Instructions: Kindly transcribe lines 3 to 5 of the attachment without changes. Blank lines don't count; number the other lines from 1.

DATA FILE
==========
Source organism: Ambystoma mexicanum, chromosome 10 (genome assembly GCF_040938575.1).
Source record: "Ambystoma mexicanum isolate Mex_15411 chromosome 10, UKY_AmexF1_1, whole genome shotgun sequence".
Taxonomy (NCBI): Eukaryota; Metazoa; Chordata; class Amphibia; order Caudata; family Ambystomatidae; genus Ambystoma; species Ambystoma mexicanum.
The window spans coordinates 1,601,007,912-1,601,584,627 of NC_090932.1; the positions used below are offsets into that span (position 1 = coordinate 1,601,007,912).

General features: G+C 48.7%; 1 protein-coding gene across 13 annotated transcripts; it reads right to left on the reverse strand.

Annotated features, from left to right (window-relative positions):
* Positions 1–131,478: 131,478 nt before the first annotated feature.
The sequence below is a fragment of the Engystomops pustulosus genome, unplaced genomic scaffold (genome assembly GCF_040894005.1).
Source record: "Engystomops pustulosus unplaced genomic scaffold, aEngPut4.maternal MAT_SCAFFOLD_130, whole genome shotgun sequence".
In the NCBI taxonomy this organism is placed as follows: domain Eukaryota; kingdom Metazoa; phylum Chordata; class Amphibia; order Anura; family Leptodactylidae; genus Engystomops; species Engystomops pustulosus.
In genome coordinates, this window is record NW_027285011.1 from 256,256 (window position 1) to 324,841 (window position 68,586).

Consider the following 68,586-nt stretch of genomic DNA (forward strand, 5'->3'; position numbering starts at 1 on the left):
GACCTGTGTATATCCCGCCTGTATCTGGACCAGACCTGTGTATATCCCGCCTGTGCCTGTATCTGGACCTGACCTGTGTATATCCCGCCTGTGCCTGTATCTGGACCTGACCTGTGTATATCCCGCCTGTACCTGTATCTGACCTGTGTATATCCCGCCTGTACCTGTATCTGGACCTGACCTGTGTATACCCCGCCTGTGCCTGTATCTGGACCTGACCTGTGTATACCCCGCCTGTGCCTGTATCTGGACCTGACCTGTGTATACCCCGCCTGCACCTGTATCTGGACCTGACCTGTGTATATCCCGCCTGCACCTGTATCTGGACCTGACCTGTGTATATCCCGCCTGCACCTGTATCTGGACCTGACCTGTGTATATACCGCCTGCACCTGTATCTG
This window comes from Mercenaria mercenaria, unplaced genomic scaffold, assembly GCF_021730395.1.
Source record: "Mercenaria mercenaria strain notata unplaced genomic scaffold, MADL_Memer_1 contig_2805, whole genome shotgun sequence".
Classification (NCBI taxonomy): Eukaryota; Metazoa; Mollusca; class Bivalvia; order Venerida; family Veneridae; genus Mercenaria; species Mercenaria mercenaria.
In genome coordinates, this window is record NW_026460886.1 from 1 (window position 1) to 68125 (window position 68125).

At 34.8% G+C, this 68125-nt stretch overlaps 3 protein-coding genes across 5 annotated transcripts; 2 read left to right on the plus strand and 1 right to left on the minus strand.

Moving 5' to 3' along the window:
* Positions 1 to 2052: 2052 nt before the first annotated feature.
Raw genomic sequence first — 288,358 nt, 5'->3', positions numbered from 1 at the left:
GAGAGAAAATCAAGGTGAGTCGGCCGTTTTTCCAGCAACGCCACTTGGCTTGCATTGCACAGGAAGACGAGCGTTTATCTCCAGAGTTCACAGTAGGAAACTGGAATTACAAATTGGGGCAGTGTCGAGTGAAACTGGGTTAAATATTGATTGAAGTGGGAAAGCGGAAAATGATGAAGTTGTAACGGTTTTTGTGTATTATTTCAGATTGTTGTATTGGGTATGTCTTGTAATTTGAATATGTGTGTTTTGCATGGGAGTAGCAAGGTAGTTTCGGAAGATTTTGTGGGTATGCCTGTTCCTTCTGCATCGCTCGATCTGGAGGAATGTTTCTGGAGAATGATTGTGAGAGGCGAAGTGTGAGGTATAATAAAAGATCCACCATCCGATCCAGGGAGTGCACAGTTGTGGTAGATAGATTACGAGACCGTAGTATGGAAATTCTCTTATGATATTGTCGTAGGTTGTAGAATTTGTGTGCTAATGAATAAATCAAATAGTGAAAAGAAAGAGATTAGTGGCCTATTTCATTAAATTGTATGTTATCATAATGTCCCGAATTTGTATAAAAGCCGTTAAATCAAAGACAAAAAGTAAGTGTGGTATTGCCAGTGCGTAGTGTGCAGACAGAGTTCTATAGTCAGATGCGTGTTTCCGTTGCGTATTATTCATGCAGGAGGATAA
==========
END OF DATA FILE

Taxonomy (NCBI): Eukaryota; Metazoa; Chordata; class Amphibia; order Caudata; family Ambystomatidae; genus Ambystoma; species Ambystoma mexicanum.
The window spans coordinates 1,601,007,912-1,601,584,627 of NC_090932.1; the positions used below are offsets into that span (position 1 = coordinate 1,601,007,912).

General features: G+C 48.7%; 1 protein-coding gene across 13 annotated transcripts; it reads right to left on the reverse strand.